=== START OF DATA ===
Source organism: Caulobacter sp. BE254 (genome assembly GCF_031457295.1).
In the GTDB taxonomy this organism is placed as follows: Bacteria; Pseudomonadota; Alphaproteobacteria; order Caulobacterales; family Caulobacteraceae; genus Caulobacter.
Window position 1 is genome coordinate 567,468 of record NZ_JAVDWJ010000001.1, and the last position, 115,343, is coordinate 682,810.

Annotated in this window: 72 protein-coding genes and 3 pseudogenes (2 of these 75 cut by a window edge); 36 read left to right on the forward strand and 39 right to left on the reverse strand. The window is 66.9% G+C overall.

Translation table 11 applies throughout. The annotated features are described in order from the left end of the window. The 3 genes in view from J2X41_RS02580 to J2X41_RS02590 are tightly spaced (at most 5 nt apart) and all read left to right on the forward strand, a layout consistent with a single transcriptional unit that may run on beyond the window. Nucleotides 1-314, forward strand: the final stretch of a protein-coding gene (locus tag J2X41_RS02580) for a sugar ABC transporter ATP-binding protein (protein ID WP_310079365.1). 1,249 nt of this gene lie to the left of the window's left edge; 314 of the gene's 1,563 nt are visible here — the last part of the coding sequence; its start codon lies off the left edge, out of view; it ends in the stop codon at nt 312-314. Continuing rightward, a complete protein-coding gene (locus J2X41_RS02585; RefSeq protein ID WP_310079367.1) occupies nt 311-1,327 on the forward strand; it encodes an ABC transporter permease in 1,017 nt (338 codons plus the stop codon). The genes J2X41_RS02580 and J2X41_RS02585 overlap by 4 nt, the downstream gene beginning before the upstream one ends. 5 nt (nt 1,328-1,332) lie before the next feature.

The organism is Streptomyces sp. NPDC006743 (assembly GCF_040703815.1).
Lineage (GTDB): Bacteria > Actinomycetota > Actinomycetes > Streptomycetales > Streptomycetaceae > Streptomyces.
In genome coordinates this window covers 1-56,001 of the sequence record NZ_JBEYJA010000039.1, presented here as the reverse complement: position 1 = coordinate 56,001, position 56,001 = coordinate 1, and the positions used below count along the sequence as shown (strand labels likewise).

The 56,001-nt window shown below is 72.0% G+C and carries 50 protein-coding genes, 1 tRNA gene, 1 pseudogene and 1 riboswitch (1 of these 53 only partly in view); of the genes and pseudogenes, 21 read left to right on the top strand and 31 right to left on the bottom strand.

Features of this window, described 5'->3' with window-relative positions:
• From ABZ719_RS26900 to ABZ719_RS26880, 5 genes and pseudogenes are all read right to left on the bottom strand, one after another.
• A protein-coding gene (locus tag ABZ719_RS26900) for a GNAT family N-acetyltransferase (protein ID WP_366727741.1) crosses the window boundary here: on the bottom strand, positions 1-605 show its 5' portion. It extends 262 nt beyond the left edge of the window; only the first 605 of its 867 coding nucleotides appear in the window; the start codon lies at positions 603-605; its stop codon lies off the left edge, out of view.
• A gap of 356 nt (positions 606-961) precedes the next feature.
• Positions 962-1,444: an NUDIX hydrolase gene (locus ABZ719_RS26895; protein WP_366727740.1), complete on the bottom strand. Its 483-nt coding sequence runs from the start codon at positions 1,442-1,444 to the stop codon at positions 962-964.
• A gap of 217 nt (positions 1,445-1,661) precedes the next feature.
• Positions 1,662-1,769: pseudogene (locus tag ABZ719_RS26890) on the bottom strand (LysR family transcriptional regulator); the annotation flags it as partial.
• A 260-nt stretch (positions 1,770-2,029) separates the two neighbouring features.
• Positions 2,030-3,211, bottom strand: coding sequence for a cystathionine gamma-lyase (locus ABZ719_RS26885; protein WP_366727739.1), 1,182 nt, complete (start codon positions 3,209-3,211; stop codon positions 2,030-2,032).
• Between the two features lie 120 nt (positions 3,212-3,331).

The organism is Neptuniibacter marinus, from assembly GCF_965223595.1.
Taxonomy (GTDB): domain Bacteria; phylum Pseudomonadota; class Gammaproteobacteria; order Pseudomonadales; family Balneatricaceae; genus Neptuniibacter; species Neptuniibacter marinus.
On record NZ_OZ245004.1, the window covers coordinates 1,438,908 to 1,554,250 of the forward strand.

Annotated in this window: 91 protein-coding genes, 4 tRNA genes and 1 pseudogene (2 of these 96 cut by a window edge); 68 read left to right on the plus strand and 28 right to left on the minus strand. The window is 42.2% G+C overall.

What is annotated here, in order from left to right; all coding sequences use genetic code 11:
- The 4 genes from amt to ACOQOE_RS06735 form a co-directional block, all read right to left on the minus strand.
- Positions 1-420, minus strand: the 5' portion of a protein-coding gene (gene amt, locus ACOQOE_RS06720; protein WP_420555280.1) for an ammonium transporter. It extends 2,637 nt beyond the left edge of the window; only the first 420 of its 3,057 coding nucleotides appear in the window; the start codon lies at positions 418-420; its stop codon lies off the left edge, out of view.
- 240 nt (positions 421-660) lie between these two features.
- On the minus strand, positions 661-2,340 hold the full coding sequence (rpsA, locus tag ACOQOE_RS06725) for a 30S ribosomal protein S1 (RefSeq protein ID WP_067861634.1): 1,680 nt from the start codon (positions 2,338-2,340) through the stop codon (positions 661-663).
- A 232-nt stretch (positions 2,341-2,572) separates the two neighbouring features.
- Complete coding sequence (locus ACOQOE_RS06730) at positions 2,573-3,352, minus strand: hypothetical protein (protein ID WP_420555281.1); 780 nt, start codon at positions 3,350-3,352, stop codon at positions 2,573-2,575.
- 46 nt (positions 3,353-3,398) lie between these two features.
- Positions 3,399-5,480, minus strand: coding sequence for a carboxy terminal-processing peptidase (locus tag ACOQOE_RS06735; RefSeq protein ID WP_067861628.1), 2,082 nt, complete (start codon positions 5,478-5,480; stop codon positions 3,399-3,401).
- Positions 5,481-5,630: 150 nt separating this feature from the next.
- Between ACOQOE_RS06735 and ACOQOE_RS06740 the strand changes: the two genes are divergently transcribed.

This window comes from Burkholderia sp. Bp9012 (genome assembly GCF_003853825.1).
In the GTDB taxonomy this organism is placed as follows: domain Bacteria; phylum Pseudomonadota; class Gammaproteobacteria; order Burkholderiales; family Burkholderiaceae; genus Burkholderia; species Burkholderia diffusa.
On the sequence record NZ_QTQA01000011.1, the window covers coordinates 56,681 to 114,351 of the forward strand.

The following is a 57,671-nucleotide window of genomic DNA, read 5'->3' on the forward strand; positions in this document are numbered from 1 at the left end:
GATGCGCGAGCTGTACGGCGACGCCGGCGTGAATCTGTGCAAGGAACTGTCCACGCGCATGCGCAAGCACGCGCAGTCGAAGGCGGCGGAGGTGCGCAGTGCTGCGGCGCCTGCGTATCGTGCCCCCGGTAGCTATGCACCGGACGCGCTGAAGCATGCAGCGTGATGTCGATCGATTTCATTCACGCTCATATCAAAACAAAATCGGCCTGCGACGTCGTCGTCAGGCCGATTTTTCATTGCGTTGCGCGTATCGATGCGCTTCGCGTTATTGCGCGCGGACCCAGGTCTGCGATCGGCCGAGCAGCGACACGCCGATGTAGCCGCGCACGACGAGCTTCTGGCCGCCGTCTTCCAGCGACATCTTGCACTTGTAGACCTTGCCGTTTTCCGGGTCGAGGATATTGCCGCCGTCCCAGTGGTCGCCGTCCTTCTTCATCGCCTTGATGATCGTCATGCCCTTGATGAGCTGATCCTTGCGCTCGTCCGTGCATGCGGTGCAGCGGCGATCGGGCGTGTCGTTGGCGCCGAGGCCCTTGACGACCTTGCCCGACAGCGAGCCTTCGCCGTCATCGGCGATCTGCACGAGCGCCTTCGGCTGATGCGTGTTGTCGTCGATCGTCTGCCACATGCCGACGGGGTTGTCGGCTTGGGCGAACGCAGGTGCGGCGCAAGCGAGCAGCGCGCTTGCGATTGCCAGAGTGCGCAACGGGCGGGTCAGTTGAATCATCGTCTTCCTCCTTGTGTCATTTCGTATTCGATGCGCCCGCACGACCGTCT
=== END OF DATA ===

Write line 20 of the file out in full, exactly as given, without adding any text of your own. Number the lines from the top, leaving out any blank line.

The organism is Neptuniibacter marinus, from assembly GCF_965223595.1.